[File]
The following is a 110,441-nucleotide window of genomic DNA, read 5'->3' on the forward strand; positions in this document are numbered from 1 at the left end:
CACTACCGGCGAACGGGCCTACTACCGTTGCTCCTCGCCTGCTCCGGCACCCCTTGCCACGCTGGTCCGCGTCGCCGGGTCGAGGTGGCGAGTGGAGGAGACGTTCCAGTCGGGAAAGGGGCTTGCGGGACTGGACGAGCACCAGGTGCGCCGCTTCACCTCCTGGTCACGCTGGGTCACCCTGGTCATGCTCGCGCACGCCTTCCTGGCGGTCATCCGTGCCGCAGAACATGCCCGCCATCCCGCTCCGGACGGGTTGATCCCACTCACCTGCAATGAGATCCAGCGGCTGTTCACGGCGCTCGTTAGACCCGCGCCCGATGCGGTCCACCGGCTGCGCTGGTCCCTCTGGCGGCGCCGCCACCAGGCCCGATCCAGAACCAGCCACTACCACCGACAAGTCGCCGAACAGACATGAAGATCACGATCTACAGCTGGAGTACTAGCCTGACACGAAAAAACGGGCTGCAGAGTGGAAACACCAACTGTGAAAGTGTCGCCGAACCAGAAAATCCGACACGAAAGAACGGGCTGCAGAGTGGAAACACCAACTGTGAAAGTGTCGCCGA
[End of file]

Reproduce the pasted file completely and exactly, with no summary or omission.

The following is a 110,441-nucleotide window of genomic DNA, read 5'->3' on the forward strand; positions in this document are numbered from 1 at the left end:
CACTACCGGCGAACGGGCCTACTACCGTTGCTCCTCGCCTGCTCCGGCACCCCTTGCCACGCTGGTCCGCGTCGCCGGGTCGAGGTGGCGAGTGGAGGAGACGTTCCAGTCGGGAAAGGGGCTTGCGGGACTGGACGAGCACCAGGTGCGCCGCTTCACCTCCTGGTCACGCTGGGTCACCCTGGTCATGCTCGCGCACGCCTTCCTGGCGGTCATCCGTGCCGCAGAACATGCCCGCCATCCCGCTCCGGACGGGTTGATCCCACTCACCTGCAATGAGATCCAGCGGCTGTTCACGGCGCTCGTTAGACCCGCGCCCGATGCGGTCCACCGGCTGCGCTGGTCCCTCTGGCGGCGCCGCCACCAGGCCCGATCCAGAACCAGCCACTACCACCGACAAGTCGCCGAACAGACATGAAGATCACGATCTACAGCTGGAGTACTAGCCTGACACGAAAAAACGGGCTGCAGAGTGGAAACACCAACTGTGAAAGTGTCGCCGAACCAGAAAATCCGACACGAAAGAACGGGCTGCAGAGTGGAAACACCAACTGTGAAAGTGTCGCCGA